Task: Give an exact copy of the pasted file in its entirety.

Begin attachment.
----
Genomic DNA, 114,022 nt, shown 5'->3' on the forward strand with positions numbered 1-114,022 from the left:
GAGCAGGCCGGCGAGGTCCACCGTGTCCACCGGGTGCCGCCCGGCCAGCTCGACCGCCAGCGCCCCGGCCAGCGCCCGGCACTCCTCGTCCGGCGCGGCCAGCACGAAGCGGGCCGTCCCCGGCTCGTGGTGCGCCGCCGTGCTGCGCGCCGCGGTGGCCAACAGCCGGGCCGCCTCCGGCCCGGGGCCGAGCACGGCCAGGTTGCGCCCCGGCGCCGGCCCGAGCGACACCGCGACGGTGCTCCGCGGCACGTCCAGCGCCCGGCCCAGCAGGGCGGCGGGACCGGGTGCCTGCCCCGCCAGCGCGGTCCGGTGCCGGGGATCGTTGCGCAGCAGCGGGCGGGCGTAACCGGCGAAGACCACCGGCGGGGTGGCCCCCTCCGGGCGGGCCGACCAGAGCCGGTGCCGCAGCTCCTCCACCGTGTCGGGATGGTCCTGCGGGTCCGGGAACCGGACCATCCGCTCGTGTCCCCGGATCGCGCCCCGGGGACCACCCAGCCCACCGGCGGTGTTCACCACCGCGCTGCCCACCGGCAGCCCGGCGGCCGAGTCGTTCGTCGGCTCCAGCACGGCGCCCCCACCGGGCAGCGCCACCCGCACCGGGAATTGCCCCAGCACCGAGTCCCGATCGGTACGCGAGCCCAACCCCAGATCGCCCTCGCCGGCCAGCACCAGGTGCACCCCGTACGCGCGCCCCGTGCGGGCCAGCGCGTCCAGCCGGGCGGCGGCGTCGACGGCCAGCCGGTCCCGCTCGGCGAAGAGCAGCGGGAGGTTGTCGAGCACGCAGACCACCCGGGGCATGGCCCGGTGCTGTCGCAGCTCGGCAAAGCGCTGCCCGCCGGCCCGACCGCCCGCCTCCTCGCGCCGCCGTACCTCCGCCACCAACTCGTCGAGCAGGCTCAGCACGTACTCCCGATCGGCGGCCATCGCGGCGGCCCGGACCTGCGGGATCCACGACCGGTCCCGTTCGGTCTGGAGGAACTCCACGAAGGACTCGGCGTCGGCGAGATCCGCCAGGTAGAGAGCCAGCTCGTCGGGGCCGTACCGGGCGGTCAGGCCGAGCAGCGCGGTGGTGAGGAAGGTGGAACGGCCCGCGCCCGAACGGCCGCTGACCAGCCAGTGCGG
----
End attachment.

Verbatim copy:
Genomic DNA, 114,022 nt, shown 5'->3' on the forward strand with positions numbered 1-114,022 from the left:
GAGCAGGCCGGCGAGGTCCACCGTGTCCACCGGGTGCCGCCCGGCCAGCTCGACCGCCAGCGCCCCGGCCAGCGCCCGGCACTCCTCGTCCGGCGCGGCCAGCACGAAGCGGGCCGTCCCCGGCTCGTGGTGCGCCGCCGTGCTGCGCGCCGCGGTGGCCAACAGCCGGGCCGCCTCCGGCCCGGGGCCGAGCACGGCCAGGTTGCGCCCCGGCGCCGGCCCGAGCGACACCGCGACGGTGCTCCGCGGCACGTCCAGCGCCCGGCCCAGCAGGGCGGCGGGACCGGGTGCCTGCCCCGCCAGCGCGGTCCGGTGCCGGGGATCGTTGCGCAGCAGCGGGCGGGCGTAACCGGCGAAGACCACCGGCGGGGTGGCCCCCTCCGGGCGGGCCGACCAGAGCCGGTGCCGCAGCTCCTCCACCGTGTCGGGATGGTCCTGCGGGTCCGGGAACCGGACCATCCGCTCGTGTCCCCGGATCGCGCCCCGGGGACCACCCAGCCCACCGGCGGTGTTCACCACCGCGCTGCCCACCGGCAGCCCGGCGGCCGAGTCGTTCGTCGGCTCCAGCACGGCGCCCCCACCGGGCAGCGCCACCCGCACCGGGAATTGCCCCAGCACCGAGTCCCGATCGGTACGCGAGCCCAACCCCAGATCGCCCTCGCCGGCCAGCACCAGGTGCACCCCGTACGCGCGCCCCGTGCGGGCCAGCGCGTCCAGCCGGGCGGCGGCGTCGACGGCCAGCCGGTCCCGCTCGGCGAAGAGCAGCGGGAGGTTGTCGAGCACGCAGACCACCCGGGGCATGGCCCGGTGCTGTCGCAGCTCGGCAAAGCGCTGCCCGCCGGCCCGACCGCCCGCCTCCTCGCGCCGCCGTACCTCCGCCACCAACTCGTCGAGCAGGCTCAGCACGTACTCCCGATCGGCGGCCATCGCGGCGGCCCGGACCTGCGGGATCCACGACCGGTCCCGTTCGGTCTGGAGGAACTCCACGAAGGACTCGGCGTCGGCGAGATCCGCCAGGTAGAGAGCCAGCTCGTCGGGGCCGTACCGGGCGGTCAGGCCGAGCAGCGCGGTGGTGAGGAAGGTGGAACGGCCCGCGCCCGAACGGCCGCTGACCAGCCAGTGCGG